Chris Packham CBE awarded Darwin Day Lecture Medal by Humanists UK

18 February, 2020

Chris Packham delivers the Darwin Day Lecture 2020

Chris Packham CBE – naturalist, television presenter, writer, photographer, conservationist, campaigner, and filmmaker – delivered the Humanists UK Darwin Day Lecture to an audience of nearly 2,000 people in central London held on Darwin Day, 12 February. It was the 18th Humanists UK Darwin Day Lecture in London, an annual celebration of the life and work of the naturalist Charles Darwin, held on the anniversary of his birth each year.

Introducing the lecture, Professor Roberts linked the theme of Chris’s talk to Darwin’s own work. In a much-quoted passage from The Descent of Man, Darwin wrote:

As man advances in civilisation, and small tribes are united into larger communities, the simplest reason would tell each individual that he ought to extend his social instincts and sympathies to all the members of the same nation, though personally unknown to him. This point being once reached, there is only an artificial barrier to prevent his sympathies extending to the men of all nations and races… This virtue, one of the noblest with which man is endowed, seems to arise incidentally from our sympathies becoming more tender and more widely diffused, until they are extended to all sentient beings.

It was right, she said, that in 2020, we should be returning to such Darwinian ideas about our connectedness as human beings to the whole of the natural world.

Chris began his wide-ranging talk by speaking about his early affinity for animals and nature. Observing a generation for whom indoor play and time with smartphones defined leisure activity, he expressed a desire for young people to rediscover a love of the outdoors – getting their hands dirty by playing with tadpoles, frogs, and insects – that for him structured the events of childhood and in doing so kindled a lifelong love of all things living. That curiosity and love of nature, he said, will be necessary if the next generation is to stand the challenges facing humanity that they will surely have to live with and deal with.

As his lecture drew to a close, Packham explored increasingly troubling themes.  Of particular concern was the decline of biodiversity on Earth as a result of human intervention, and the calamitous knock-on effects this has on flora and fauna both in the UK and around the world. Drawing upon his experiences of living among indigenous Indonesian communities, he discussed what people in the developed world could stand to learn from these tribes in harmony – an ethos of living as part of their native ecosystems, not dominating them as if awarded a divine right to do so.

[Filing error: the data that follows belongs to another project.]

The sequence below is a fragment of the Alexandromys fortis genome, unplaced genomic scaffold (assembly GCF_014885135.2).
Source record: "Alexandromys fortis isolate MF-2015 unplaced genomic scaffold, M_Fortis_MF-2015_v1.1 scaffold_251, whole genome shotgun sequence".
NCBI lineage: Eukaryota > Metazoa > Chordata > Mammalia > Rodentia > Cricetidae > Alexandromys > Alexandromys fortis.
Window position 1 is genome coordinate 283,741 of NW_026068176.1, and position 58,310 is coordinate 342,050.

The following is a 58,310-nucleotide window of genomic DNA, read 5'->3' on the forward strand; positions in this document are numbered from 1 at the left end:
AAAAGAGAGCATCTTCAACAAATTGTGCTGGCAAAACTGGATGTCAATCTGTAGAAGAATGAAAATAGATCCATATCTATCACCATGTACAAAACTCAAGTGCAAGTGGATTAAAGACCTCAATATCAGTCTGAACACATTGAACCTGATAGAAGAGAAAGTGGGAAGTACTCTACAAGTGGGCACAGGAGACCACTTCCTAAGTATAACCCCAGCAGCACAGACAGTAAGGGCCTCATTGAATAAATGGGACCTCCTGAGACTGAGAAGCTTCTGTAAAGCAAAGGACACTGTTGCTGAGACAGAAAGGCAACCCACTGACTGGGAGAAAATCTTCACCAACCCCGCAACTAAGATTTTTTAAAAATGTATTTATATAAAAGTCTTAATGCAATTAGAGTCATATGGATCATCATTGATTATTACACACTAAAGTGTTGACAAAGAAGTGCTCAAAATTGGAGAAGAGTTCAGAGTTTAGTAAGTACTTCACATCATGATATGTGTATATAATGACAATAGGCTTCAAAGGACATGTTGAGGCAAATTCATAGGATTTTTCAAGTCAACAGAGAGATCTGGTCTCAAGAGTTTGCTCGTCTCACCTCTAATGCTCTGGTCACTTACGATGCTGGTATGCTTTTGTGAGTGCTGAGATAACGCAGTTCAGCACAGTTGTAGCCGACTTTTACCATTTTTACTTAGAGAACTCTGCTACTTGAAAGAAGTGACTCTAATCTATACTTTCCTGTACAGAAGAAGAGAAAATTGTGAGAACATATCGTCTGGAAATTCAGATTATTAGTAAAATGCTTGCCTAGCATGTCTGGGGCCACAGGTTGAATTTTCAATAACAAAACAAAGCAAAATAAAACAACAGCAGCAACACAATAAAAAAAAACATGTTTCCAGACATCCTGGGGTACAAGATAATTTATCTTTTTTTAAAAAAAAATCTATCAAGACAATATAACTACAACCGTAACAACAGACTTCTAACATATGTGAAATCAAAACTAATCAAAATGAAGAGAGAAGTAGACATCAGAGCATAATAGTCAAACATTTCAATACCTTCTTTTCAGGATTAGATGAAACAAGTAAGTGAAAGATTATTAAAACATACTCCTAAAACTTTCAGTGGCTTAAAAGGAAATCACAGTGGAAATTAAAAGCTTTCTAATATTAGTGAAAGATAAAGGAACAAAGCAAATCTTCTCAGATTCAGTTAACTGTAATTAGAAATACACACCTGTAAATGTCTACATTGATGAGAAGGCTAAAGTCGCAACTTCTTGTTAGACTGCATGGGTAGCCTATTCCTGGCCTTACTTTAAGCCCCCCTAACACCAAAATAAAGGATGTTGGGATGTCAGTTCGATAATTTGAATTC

Later in his talk, Chris pleaded to his audience that time was up: action on climate change had to begin now, and it had to begin not only with pushing for state-level intervention, but in our daily habits. The road to getting there would not be easy and would need to be delicate. Reduce your meat consumption, he advised – but try not to be a zealous preacher for veganism, which will only put people off the cause and do more harm than good. Instead, he suggested, be an encouraging friend and peer to anyone making even partial steps towards a more sustainable future. Direct your anger, instead, to those in power.

His presiding theme was one of hope – not defeatism. It is only hope that will lead to change and the prolongation of life on this planet. Before being treated to a standing ovation, he concluded with a call to arms: ‘As humanists, we must not give up on these generation-defining issues’.

Following the lecture and in recognition of his work as a naturalist, broadcaster, and campaigner, Alice Roberts concluded the evening by presenting Chris Packham with the prestigious Darwin Day Lecture Medal.

Humanists UK Chief Executive Andrew Copson, 2020 Darwin Day Lecturer Chris Packham CBE, Humanists UK President Professor Alice Roberts (L-R)


The Darwin Day Lecture explores humanism and humanist thought as related to science and evolution, Charles Darwin, or his works. The Darwin medallist has made a significant contribution in one of these fields. The lecture and medal are named and held to mark the annual global celebration of the birth of Charles Darwin, held every 12 February. Humanists UK’s annual Darwin Day Lecture in London is the largest Darwin Day event held anywhere in the world.

In addition to the Darwin Day Lecture, the Humanists UK Annual Lecture series includes the Rosalind Franklin Lecture to mark International Women’s Day, and the Voltaire Lecture in London. The Holyoake Lecture, named after secularist George Holyoake and held in Manchester, examines an aspect of politics or contemporary social or political issue, especially as it relates to secularist and humanist issues, while the Blackham Lecture, named after the humanist philosopher and first Executive Director of Humanists UK Harold Blackham and held in Birmingham, explores an aspect of education, either philosophical, practical, or social, that relates to humanism.

Humanists UK is the national charity working on behalf of non-religious people. Powered by over 85,000 members and supporters, we advance free thinking and promote humanism to create a tolerant society where rational thinking and kindness prevail. We provide ceremonies, pastoral care, education, and support services benefitting over a million people every year and our campaigns advance humanist thinking on ethical issues, human rights, and equal treatment for all.